If the occupants in the property are “bona fide tenants” under § 49-31p, the new owner must provide them with at least 90 days’ notice prior to (i) removing the tenants through a foreclosure court issued ejectment order per § 49-22 or (ii) commencing an eviction action. Additionally, if the occupants have a “bona fide lease” to occupy the property that has more than 90 days left in the term following the foreclosure, the new owner cannot (i) remove the tenants through a foreclosure court issued ejectment order or (ii) commence an eviction action, until the end of the lease term unless the new owner will occupy the property as their primary residence. In this case, the new owner does not need to let the tenant stay until the end of the lease term and can (i) remove the tenants through a foreclosure court issued ejectment order or (ii) commence an eviction action, after giving the tenant 90 days’ advance notice.

If the occupants in the property are “bona fide tenants” under § 47a-20e, the new owner must wait thirty days after the foreclosure is completed prior to (i) removing the tenants through a foreclosure court issued ejectment order per § 49-22 or (ii) commencing an eviction action. Additionally, if the “bona fide tenants” under § 47a-20e had entered into a written lease to occupy the property more than sixty days before the foreclosure was started, the new owner must wait until the earlier of sixty days after the foreclosure is completed or the lease expiration date, prior to (i) removing the tenants through a foreclosure court issued ejectment order or (ii) commencing an eviction action.

Exceptions to the Above Procedures

There are two notable exceptions to the above procedures that apply regardless of whether the occupants are “bona fide” under §§ 47a-20e or 49-31p, or were defendants in the foreclosure.

First, occupants in buildings with five or more units who are 62 years or older, blind or physically disabled cannot be removed without “good cause” under Conn. Gen. Stat. § 47a-23c, and a change in property ownership due to foreclosure does not constitute “good cause.” New owners who seek to remove occupants who fall into this protected class must establish a “good cause” basis for removal under § 47a23c (one example is nonpayment of rent).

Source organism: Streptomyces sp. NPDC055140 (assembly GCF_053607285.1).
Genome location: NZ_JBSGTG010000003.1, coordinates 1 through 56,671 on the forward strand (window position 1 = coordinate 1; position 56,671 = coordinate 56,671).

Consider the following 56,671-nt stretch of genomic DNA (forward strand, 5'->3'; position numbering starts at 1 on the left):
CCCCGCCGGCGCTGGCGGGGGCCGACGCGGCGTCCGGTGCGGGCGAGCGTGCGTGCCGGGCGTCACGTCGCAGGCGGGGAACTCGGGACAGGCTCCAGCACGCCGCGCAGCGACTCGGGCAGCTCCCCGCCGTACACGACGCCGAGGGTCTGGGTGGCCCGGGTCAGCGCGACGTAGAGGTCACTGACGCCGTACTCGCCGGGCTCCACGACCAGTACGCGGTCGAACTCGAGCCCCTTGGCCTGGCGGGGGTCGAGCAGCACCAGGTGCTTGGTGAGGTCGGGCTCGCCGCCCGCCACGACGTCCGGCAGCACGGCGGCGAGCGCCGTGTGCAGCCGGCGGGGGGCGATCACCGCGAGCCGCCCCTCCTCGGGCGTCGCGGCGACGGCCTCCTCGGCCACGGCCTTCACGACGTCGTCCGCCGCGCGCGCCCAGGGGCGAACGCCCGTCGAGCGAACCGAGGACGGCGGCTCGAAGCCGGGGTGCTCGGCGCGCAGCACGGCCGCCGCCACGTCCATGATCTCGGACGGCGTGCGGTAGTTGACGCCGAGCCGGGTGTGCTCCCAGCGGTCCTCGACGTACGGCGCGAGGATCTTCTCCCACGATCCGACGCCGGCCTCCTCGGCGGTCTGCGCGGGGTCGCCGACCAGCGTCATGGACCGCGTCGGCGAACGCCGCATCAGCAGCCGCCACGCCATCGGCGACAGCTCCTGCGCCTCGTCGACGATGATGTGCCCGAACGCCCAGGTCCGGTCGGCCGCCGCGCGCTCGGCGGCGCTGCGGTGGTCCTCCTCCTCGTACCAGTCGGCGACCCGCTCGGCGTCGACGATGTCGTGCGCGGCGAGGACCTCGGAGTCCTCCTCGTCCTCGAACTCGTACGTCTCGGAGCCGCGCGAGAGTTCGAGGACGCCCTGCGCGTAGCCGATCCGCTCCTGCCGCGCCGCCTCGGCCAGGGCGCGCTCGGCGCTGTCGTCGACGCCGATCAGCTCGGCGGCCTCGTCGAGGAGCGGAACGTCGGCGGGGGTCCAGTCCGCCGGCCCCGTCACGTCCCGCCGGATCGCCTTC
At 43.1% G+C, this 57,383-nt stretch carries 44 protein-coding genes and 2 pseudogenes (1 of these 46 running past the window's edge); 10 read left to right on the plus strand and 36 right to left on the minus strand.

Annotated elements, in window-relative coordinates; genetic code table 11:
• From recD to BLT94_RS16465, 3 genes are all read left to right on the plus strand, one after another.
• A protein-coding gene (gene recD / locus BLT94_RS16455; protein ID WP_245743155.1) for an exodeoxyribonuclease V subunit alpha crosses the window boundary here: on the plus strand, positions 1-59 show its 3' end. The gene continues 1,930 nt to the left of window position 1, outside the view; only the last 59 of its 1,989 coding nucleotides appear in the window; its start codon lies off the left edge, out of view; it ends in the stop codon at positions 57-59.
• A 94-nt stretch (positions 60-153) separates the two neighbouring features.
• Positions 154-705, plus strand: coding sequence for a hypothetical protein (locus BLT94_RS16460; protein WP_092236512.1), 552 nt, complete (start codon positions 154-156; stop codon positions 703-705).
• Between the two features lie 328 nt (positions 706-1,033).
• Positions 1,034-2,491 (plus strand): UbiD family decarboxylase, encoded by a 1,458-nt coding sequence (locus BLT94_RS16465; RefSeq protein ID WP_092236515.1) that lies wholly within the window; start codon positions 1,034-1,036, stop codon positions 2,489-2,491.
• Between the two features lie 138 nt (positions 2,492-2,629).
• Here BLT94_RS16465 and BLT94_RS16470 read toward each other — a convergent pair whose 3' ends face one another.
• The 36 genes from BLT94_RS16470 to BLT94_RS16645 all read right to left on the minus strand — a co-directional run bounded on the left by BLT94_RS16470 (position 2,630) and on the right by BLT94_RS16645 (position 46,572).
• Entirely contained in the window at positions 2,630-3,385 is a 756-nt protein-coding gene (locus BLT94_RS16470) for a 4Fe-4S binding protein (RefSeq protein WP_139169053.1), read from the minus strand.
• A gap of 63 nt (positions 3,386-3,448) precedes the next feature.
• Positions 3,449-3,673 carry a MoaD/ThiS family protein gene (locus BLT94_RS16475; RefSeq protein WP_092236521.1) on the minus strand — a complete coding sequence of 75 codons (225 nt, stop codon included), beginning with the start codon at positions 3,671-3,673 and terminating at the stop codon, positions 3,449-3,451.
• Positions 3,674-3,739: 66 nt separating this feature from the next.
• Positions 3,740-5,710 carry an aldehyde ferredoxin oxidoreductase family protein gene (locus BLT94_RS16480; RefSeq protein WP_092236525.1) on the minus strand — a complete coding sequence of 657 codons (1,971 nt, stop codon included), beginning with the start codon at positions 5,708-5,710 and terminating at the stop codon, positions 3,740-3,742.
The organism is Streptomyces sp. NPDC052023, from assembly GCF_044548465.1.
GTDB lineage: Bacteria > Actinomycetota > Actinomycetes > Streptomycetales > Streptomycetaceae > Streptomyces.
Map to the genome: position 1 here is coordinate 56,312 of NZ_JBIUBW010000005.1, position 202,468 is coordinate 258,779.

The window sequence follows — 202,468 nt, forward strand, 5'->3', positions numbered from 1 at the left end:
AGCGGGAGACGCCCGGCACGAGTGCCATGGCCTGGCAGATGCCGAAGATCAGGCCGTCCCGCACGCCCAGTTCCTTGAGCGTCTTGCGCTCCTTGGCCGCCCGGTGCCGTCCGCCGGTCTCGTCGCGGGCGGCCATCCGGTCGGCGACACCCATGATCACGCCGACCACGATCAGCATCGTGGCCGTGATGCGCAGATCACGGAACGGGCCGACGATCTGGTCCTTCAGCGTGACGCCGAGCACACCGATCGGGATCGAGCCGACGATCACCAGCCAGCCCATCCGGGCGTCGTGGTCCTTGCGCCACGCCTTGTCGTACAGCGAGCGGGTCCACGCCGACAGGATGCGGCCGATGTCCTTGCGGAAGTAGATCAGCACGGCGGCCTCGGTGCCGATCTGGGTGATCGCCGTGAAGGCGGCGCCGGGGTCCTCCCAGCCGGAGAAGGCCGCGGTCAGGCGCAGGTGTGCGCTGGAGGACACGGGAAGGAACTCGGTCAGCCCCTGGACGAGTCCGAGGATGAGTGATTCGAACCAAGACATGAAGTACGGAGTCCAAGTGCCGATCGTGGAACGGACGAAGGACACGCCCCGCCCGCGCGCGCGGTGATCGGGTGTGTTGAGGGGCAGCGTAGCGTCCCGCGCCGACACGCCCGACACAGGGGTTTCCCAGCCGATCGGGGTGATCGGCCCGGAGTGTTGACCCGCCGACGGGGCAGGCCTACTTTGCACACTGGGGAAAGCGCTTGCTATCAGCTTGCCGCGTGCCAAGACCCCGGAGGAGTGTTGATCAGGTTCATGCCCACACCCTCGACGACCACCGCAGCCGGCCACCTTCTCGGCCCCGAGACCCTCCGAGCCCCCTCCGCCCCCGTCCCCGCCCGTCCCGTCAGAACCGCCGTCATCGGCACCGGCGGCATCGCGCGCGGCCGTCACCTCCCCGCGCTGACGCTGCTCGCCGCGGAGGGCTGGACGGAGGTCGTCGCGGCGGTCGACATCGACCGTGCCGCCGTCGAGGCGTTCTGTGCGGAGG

Second, new owners can offer money to occupants in foreclosed properties in attempt to persuade them to move voluntarily, provided the offer is the greater of: (a) double the security deposit plus interest (this incorporates the return of the security deposit), (b) two months’ rent, or (c) $2,000. This is known as “cash for keys” and is permitted under Conn. Gen. Stat. § 47a-20f.

When Removing Tenants After Foreclosure is Necessary

Removing tenants post foreclosure can add significant delay and expense and is often a requirement for reselling the property. It is therefore essential that mortgage holders understand the procedure and their options for removing occupants after the foreclosure is completed.

Disclaimer: This article is for educational purposes only and to give you a general understanding of the law, not to provide specific legal advice. No attorney-client relationship exists by reading this article. This article should not be used as a substitute for legal advice from a licensed professional attorney in your state.


Lucas B. Rocklin collections bankruptcy foreclosures attorney in New Haven CT
Lucas B. Rocklin

Lucas B. Rocklin is a creditor rights attorney. He has extensive experience in representing financial institutions and creditors in workout and litigation matters (commercial and consumer) including collections, foreclosures, bankruptcy and landlord-tenant litigation. Attorney Rocklin also practices labor law including collective bargaining agreement negotiations and arbitrations.